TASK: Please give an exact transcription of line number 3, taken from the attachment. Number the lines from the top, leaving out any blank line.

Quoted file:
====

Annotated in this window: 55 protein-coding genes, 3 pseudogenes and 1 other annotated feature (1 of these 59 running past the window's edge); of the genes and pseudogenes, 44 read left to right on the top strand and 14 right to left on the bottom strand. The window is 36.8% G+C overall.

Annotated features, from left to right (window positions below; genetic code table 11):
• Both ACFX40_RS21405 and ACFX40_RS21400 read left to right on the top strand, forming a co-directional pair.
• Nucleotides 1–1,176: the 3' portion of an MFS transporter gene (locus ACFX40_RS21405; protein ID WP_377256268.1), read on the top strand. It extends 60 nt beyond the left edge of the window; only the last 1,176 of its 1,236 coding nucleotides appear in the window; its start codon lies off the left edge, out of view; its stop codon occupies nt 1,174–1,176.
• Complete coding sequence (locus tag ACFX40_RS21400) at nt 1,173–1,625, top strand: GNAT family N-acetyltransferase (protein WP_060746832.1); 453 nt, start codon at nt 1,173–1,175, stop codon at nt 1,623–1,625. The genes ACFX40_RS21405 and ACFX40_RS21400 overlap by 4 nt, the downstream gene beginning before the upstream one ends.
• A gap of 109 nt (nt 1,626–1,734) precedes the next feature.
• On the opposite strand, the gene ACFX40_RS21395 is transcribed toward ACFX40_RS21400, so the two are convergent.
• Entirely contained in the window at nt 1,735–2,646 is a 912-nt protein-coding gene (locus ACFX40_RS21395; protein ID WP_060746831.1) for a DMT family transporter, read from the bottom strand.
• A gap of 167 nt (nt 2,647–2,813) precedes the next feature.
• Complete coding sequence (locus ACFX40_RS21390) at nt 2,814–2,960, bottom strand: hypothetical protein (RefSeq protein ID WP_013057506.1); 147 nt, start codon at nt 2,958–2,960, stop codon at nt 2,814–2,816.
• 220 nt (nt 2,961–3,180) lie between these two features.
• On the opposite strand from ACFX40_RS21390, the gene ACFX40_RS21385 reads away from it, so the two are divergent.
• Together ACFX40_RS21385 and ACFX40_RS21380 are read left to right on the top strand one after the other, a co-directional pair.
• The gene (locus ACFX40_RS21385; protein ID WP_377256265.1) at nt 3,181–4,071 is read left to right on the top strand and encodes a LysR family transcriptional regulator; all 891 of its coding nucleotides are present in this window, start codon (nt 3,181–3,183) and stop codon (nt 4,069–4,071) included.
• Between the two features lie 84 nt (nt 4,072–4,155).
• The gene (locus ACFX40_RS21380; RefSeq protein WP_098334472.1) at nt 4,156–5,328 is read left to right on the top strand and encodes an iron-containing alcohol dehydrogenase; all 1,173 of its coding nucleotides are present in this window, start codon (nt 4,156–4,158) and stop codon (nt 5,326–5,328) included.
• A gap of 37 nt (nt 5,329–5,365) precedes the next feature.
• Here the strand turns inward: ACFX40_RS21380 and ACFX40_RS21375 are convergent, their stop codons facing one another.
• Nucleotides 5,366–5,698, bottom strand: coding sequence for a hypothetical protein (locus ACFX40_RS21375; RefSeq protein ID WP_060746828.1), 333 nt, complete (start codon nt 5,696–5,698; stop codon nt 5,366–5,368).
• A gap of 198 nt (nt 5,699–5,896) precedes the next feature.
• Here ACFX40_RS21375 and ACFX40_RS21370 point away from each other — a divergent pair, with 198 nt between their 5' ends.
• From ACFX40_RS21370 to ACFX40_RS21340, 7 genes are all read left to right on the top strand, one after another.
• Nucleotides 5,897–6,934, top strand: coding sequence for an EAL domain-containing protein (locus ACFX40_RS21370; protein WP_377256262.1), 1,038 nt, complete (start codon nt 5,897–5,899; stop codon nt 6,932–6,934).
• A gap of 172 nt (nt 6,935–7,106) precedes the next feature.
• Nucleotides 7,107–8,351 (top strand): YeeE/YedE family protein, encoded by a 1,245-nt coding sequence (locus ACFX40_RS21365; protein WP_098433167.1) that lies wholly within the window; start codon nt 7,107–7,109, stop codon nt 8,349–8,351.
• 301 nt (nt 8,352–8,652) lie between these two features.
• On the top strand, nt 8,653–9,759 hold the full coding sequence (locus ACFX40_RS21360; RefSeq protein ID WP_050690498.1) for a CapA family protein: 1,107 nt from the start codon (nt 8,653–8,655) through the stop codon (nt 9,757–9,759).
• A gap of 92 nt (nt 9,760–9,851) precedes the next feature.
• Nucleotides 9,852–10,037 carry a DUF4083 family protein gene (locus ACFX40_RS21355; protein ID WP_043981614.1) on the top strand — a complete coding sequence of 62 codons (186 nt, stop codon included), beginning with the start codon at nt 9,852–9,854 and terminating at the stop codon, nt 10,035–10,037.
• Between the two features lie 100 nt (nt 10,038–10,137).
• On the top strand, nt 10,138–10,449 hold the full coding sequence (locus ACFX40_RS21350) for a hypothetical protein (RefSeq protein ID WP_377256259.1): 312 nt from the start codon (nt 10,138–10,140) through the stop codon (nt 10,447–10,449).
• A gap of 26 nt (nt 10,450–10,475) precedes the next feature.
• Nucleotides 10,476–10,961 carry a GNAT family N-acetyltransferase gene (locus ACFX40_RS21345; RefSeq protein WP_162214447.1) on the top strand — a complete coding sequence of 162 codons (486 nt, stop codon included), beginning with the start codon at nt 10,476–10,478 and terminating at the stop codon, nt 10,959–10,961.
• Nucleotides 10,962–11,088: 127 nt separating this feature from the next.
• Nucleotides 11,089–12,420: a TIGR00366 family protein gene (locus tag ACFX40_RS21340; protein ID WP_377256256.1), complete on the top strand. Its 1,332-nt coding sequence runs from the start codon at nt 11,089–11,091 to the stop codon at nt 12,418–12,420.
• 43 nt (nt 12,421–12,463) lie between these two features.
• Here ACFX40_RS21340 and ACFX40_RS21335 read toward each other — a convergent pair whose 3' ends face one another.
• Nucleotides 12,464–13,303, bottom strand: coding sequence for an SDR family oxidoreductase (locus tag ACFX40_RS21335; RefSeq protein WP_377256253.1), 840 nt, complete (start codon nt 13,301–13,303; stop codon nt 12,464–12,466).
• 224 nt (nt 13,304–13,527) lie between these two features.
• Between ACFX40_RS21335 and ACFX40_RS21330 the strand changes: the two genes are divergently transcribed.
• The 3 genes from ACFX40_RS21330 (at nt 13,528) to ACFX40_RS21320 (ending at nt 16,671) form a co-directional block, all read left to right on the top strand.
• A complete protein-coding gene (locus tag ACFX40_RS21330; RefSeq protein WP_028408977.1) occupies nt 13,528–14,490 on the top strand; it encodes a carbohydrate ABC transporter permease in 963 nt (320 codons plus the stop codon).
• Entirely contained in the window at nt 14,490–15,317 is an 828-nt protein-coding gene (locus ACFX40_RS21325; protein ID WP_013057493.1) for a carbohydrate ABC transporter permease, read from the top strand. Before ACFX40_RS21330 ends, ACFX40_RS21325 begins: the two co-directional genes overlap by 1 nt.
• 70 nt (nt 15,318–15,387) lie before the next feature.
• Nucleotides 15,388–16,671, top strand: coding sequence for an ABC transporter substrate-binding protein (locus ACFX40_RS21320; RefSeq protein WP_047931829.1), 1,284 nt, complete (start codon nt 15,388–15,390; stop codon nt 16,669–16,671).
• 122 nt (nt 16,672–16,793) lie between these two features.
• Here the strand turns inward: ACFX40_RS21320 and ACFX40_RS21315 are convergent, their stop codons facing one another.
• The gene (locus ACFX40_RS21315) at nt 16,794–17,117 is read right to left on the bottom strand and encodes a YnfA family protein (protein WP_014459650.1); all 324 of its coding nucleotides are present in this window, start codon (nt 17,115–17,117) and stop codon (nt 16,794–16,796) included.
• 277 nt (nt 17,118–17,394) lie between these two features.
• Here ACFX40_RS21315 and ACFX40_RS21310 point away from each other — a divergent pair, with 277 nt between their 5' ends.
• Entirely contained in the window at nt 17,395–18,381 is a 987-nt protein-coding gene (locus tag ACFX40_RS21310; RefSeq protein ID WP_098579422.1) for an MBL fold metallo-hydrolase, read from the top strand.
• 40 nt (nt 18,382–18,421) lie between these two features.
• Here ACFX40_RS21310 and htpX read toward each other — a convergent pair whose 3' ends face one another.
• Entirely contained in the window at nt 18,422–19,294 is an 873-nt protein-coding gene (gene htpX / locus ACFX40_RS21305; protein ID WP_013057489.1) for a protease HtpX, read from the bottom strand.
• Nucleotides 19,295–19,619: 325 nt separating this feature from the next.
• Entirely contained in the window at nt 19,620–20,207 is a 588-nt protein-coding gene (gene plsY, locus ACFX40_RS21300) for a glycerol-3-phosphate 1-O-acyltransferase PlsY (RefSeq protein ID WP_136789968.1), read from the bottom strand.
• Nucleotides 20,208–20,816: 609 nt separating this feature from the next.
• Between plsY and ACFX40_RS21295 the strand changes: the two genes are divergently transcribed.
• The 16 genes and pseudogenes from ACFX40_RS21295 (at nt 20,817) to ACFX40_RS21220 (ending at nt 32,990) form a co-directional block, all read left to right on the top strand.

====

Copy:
• Both ACFX40_RS21405 and ACFX40_RS21400 read left to right on the top strand, forming a co-directional pair.